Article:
Second, we examined the feasibility of the DCA model of insomnia among patients with cancer. The bootstrap method with 2,000 resamples was implemented to explore whether the dysfunctional beliefs about sleep and metacognition on insomnia may mediate the influence of the DBST index on insomnia severity. The SPSS version 21.0 (IBM Corp., Armonk, NY, USA), AMOS version 27 (IBM SPSS., Inc, Chicago, Illinois, USA), JASP version 0.14.1.0 software (JASP Team, Amsterdam, The Netherlands), and RStudio (Posit, Boston, MA, USA) were used for statistical analysis.

RESULTS

Demographic characteristics and rating scales scores among 154 patients with cancer are presented in Table 1.

The shortened 6-item of MCQ-I: the MCQI-6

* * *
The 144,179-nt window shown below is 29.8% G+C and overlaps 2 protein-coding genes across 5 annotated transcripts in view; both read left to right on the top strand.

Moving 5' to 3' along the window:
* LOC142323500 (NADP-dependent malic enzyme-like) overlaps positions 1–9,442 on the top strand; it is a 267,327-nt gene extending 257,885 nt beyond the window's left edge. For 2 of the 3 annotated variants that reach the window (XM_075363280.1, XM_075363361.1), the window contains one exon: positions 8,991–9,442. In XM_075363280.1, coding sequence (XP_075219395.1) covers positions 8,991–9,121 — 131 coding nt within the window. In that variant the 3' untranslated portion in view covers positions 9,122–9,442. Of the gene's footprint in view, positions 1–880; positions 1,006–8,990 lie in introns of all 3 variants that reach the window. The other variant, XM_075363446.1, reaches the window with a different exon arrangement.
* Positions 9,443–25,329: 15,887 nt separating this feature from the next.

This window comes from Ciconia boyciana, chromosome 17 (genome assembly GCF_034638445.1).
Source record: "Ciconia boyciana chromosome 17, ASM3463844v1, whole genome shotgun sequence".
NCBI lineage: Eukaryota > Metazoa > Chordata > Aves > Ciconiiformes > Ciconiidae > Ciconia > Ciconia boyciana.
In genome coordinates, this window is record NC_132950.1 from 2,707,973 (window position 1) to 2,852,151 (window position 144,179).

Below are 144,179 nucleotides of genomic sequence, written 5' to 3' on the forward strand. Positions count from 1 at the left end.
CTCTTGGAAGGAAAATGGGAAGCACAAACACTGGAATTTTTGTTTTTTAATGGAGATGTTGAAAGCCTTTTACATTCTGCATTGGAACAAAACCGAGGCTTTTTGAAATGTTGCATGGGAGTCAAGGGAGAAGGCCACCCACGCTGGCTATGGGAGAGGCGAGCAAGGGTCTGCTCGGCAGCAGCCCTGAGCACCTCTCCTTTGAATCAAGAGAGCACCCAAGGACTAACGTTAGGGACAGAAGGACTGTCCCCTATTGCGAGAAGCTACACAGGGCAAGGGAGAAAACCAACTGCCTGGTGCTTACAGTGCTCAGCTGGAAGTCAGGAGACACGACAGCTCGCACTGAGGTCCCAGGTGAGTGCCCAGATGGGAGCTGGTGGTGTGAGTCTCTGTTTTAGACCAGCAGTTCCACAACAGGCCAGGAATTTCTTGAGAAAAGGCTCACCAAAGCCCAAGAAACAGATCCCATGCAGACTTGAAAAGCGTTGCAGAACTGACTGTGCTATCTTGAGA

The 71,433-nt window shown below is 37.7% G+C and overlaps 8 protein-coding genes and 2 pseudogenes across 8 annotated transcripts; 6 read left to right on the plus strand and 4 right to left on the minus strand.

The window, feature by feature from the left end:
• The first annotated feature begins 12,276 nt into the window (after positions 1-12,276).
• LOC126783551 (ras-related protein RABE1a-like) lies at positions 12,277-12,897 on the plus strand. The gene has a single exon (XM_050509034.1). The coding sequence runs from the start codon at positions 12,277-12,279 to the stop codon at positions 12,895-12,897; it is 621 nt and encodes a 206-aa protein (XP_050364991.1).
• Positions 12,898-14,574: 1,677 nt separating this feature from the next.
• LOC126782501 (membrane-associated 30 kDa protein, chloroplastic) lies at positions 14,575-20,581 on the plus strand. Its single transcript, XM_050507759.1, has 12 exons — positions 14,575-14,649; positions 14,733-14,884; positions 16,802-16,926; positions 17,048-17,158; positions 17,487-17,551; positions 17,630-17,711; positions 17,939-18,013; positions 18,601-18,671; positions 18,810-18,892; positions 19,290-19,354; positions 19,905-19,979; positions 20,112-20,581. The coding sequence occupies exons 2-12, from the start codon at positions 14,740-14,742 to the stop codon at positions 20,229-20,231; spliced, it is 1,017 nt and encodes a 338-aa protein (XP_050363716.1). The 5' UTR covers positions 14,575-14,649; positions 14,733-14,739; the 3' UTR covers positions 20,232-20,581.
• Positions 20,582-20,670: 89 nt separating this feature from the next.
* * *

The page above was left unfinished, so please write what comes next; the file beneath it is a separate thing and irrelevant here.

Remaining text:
The normality of each item was confirmed based on the skewness ranging -0.092 to -0.687 and kurtosis ranging -0.656 to -1.036. The KMO value was 0.873, and the Bartletts’ sphericity was significant (p<0.001). The MCQI-6 had a good model fit for the single factor model (χ2=6.965, df=9, p=0.641, CFI=1.000, TLI=0.996, RMSEA=0.000, SRMR=0.049). Factor loadings ranged between 0.666 and 0.831 (Tables 2 and 3). Multigroup CFA results showed scalar level invariance across sex and having insomnia symptoms (ISI ≥15) or not. Table 3 shows that the MCQI-6 had a good internal consistency reliability (the Cronbach’s alpha of 0.900 and McDonald’s omega of 0.902). The floor and ceiling effects for the MCQI-6 were 2.60 and 0.65, respectively. The corrected item-total correlation ranged from 0.629 to 0.775. The total score of the MCQI-6 was significantly correlated with MCQI-14 (r=0.97, p<0.01), ISI (r=0.68, p<0.01), C-DBAS-14 (r=0.78, p<0.01), and DBST index (r=0.21, p<0.05). The total MCQI-6 score was significantly higher in participants with ISI ≥8 (t[152]=9.44, p<0.001) (Table 4).